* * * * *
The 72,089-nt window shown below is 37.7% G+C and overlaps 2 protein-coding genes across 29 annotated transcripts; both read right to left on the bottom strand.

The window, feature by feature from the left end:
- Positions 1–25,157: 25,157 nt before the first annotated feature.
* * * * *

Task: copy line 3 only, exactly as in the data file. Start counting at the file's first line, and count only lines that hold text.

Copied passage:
- Positions 1–25,157: 25,157 nt before the first annotated feature.